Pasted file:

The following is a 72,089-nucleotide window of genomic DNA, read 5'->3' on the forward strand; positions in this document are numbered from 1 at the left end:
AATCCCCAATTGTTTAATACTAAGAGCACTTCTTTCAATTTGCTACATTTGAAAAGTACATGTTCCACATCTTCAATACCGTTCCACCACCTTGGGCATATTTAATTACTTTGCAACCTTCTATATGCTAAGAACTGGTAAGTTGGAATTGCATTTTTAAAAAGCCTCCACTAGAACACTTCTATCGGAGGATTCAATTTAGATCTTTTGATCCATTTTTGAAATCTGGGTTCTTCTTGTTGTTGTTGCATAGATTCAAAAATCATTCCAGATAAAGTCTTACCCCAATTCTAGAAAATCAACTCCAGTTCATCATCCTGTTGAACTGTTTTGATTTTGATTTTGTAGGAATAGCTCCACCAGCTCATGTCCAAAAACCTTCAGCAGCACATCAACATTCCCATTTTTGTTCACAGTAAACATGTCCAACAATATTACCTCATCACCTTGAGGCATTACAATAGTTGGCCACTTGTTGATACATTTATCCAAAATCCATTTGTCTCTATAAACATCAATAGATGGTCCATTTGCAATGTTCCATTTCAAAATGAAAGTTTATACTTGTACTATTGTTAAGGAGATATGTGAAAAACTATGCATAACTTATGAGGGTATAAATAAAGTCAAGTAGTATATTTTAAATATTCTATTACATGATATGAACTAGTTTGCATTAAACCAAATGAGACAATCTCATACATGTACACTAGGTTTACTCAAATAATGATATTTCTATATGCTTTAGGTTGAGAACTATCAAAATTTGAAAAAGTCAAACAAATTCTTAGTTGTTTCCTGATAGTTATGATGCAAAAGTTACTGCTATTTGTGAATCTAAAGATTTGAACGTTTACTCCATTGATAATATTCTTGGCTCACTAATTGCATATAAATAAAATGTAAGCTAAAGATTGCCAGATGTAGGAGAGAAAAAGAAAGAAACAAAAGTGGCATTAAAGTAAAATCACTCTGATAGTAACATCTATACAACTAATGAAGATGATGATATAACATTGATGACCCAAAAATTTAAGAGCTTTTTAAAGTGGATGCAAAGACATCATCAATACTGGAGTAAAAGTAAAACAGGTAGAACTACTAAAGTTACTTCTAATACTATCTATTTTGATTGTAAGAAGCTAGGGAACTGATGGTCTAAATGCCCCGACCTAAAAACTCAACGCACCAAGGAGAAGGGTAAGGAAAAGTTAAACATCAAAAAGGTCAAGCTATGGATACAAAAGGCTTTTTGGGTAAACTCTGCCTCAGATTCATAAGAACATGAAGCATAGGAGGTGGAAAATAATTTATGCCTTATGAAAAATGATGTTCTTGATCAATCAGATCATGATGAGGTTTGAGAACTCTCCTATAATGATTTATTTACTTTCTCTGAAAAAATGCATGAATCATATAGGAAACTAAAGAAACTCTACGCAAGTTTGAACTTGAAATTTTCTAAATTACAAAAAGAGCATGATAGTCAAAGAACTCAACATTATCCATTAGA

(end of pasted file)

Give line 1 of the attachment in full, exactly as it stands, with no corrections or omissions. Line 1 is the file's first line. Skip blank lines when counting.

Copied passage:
The following is a 72,089-nucleotide window of genomic DNA, read 5'->3' on the forward strand; positions in this document are numbered from 1 at the left end: